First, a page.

Autism Spectrum


Help for People on the Autism Spectrum

There is a special place in my heart for working with families like yours. Before becoming a Marriage and Family Therapist, in the Fall of 2006 I worked as a Para-educator for five years at Sligo Creek Elementary’s HFA (High Functioning Autism) program. Throughout that time, I worked closely with and helped 30+ kids within varying levels on the spectrum progress to a more positive and more functional state.

After my first year, a mom in the class asked me if I was interested in working in home with her son. To this day, I am very close to him and his whole family. I’ve learned a great deal about what it takes to work successfully with kids and young adults on the spectrum. 

Today, as a licensed therapist, I meet with families and individuals in my private practice setting. We work together to identify what exactly is causing problems, and explore where we can begin to re-tool and develop structures in place that lead to stronger family relationships, and a happier healthier life managing the challenges that come with being on the spectrum.

The family environment is an important target for interventions not only to reduce family stress but also to improve the behavioral functioning of children, adolescents or adults with ASD.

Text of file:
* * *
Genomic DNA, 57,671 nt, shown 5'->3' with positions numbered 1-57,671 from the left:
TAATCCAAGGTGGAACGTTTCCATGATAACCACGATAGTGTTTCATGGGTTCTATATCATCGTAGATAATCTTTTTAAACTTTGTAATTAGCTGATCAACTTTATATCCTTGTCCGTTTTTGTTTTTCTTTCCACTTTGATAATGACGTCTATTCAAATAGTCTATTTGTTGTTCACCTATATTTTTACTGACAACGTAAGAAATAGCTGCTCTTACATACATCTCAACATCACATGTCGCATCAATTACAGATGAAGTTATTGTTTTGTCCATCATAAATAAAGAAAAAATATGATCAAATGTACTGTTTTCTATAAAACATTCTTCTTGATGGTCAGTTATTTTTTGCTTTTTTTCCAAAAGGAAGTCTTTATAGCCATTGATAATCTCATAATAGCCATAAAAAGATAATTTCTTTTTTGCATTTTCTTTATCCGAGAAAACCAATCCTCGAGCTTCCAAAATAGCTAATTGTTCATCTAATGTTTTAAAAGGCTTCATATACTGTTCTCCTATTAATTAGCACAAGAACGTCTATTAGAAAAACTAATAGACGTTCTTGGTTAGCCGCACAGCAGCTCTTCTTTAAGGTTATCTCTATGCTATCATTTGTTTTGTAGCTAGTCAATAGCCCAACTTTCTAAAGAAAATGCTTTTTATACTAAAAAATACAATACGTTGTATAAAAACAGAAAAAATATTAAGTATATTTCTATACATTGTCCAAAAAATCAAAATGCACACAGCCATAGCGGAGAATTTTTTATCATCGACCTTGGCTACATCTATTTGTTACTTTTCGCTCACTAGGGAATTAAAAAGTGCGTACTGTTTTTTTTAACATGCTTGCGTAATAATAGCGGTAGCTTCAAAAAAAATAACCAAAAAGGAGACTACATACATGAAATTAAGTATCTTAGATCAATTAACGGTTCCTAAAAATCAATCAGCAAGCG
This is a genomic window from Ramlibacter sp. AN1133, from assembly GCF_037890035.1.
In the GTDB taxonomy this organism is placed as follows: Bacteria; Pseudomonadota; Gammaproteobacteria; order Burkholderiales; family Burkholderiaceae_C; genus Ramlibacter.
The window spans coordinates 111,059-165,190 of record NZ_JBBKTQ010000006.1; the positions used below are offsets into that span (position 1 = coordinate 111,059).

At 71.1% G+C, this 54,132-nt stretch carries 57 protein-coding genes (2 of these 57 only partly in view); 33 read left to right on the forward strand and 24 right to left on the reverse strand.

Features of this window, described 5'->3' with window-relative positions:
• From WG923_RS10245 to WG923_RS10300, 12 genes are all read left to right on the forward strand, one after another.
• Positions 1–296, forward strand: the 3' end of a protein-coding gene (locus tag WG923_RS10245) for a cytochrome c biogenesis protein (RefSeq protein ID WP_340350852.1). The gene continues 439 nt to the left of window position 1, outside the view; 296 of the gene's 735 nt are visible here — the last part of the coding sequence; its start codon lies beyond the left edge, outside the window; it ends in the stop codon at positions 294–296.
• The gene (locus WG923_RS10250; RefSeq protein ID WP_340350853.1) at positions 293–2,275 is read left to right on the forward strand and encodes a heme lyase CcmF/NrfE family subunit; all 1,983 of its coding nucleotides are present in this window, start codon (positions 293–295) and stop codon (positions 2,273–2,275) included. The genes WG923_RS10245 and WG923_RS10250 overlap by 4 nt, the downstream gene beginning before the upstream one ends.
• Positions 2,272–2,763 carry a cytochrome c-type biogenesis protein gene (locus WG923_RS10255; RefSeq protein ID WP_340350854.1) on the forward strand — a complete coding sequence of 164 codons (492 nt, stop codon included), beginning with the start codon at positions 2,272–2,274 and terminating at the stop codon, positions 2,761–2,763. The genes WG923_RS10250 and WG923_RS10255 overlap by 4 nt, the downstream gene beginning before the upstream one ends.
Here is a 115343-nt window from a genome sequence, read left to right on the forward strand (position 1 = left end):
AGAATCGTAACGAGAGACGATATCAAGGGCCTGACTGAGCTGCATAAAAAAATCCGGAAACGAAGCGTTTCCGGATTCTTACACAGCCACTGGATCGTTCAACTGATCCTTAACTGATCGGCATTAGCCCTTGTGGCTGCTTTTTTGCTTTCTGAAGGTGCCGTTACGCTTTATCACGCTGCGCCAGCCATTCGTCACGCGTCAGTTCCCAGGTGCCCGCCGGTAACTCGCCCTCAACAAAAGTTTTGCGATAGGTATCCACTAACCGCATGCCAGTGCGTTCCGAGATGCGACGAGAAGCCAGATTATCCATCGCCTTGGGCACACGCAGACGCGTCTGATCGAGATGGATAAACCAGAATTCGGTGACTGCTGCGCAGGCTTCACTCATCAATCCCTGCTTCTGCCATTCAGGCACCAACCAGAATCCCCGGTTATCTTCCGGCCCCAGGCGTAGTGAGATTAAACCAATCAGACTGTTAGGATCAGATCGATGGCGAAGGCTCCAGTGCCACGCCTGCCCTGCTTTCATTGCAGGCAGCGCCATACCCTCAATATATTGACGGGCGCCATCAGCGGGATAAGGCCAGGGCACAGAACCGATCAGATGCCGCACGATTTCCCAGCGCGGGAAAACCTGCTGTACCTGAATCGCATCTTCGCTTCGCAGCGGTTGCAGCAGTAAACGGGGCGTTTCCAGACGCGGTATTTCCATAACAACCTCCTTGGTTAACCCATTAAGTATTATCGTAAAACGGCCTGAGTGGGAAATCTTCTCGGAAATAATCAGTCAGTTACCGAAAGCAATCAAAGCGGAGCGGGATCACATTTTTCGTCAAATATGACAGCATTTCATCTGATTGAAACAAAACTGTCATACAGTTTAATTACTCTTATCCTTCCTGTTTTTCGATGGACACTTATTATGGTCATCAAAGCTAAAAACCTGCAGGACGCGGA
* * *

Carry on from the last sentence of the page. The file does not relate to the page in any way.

Smith, Greenberg, Mailick, Bascom, and Boggs, 2014

High Functioning Autism or Aspergers

People on the spectrum vary greatly in their degree of competence and difficulty which is why we refer to it as a spectrum. However, people with high functioning autism share some common experiences such as:


Difficulty in initiating or maintaining close relationships


Problems reading or understanding non-verbal social cues


Difficulty in understanding and using social rules


Missing the “bigger picture” due to being focused on the details


Being rigid, inflexible and having difficulty deviating from “the rules”


Difficulty with transitions and a lack of structure


Repetitive movements and speech


Being unaware of others’ thoughts, feelings, and perceptions and therefore being seen as inadvertently rude or inconsiderate

Ask A Question